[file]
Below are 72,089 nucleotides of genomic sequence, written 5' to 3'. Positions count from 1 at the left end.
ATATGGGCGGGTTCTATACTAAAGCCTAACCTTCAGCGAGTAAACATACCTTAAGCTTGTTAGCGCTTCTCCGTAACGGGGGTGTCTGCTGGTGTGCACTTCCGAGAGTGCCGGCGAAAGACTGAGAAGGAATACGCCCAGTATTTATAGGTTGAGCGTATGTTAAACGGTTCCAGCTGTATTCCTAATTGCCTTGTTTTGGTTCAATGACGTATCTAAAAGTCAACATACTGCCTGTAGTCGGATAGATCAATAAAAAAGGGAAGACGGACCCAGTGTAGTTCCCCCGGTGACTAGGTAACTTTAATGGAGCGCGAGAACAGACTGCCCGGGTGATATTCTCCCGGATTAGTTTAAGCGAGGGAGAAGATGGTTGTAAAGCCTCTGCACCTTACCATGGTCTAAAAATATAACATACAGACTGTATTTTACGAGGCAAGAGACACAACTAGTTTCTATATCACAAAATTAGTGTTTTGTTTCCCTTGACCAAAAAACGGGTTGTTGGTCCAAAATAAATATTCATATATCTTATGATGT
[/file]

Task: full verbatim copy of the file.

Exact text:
Below are 72,089 nucleotides of genomic sequence, written 5' to 3'. Positions count from 1 at the left end.
ATATGGGCGGGTTCTATACTAAAGCCTAACCTTCAGCGAGTAAACATACCTTAAGCTTGTTAGCGCTTCTCCGTAACGGGGGTGTCTGCTGGTGTGCACTTCCGAGAGTGCCGGCGAAAGACTGAGAAGGAATACGCCCAGTATTTATAGGTTGAGCGTATGTTAAACGGTTCCAGCTGTATTCCTAATTGCCTTGTTTTGGTTCAATGACGTATCTAAAAGTCAACATACTGCCTGTAGTCGGATAGATCAATAAAAAAGGGAAGACGGACCCAGTGTAGTTCCCCCGGTGACTAGGTAACTTTAATGGAGCGCGAGAACAGACTGCCCGGGTGATATTCTCCCGGATTAGTTTAAGCGAGGGAGAAGATGGTTGTAAAGCCTCTGCACCTTACCATGGTCTAAAAATATAACATACAGACTGTATTTTACGAGGCAAGAGACACAACTAGTTTCTATATCACAAAATTAGTGTTTTGTTTCCCTTGACCAAAAAACGGGTTGTTGGTCCAAAATAAATATTCATATATCTTATGATGT